Summer program lets high school students learn directly from The Concord Review
A world-class history journal holds a summer writing workshop for high school students.
This will be the fourth year of their Summer Program writing and research workshops, but they are greatly expanded over previous years. There will be two sessions in Boston, in early and late June with 24 seats in each session. Each session runs for two weeks and includes both boarding students and day students.
"We had such strong response last year when we announced the course, and such positive feedback after the sessions, that we felt expanding the program was the right thing to do," said Steven Lee, Summer Program Manager for TCR. "Several students told us they wished the program lasted longer!"
"As a History teacher myself, I know the challenges of doing longer research papers in most classrooms,"
The sessions are led by History and expository writing instructors with advanced degrees in their topics. Some are former TCR authors. "I select the instructors with an eye toward very strong academic credentials coupled with an appreciation for secondary students and for the study of History," says Fitzhugh.
During the program, students attend interactive group classes, have individual meetings with the instructors, attend a question-and-
"Steven has ensured that we have not only a strong academic program, but good venues for the classes and good activities."
"There is a great deal of interest in Korea, China, and elsewhere outside the U.S. in the kind of English-language, advanced-writing TCR celebrates,"
The venue for the Boston sessions is Regis College. Boarding students will stay in the dormitories and join day students in Regis classrooms, library, and dining hall.
"The Concord Review provides a splendid forum for the best student work in history," says Diane Ravitch, Senior Scholar at New York University. "It deserves the support of everyone in the country who cares about improving the study of history in the schools." Other supporters include noted Historians Arthur Schlesinger and David McCollough, and Dean of Admissions at Harvard College, William Fitzsimmons.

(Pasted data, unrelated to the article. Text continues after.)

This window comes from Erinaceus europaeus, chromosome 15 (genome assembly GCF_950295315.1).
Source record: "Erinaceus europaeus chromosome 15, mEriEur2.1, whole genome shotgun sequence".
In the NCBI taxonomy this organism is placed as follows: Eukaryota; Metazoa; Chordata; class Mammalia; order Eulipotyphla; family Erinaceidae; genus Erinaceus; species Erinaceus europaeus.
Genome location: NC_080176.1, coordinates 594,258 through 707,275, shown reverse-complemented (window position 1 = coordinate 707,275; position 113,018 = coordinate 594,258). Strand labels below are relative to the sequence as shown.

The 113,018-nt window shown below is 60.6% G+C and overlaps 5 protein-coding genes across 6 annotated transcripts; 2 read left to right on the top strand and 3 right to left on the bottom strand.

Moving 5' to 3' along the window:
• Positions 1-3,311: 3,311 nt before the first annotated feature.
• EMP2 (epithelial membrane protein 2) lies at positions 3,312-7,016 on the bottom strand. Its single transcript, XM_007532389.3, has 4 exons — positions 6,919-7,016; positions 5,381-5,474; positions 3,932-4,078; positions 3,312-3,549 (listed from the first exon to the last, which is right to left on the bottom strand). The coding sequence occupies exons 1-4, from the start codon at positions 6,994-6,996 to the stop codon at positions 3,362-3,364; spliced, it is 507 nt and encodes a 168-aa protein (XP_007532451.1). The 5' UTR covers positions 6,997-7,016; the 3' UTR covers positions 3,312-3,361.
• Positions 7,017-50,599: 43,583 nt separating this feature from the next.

"We are fortunate that we have always had a large number of supporters who admire the work of our authors and believe in our mission," said Fitzhugh. "Now we can directly help young scholars develop their potential. It's very gratifying."
The Concord Review has been, since 1987, the only journal in the world for the academic history papers of secondary students, now with over 1,200 essays [average length 7,400 words] by students from 44 states and 40 other countries.
About forty percent of students published in The Concord Review have been admitted to Harvard, Princeton, Stanford or Yale, and many have gone to other highly selective colleges — MIT, Oxford, Cambridge, the London School of Economics, Caltech, and so forth. The Dean of Admissions at Harvard has written: "We have been very happy to have reprints of essays published in The Concord Review, submitted by a number of our applicants over the years, to add to the information we consider in making admission decisions … All of us here in the Admissions Office are big fans of The Concord Review."
Students who work on research papers during the TCR Summer Program are not guaranteed to be published in the journal, but the work they will do gives them an advantage in preparation for expository writing in college over their peers who do not have such practice.
There are currently seats available in all sessions, but last year's course filled up quickly, so Lee recommends that students register as soon as possible. "I had a great time working this year with the amazingly bright and hard-working students our program attracts. I'm really looking forward to the 2017 sessions!"
The Concord Review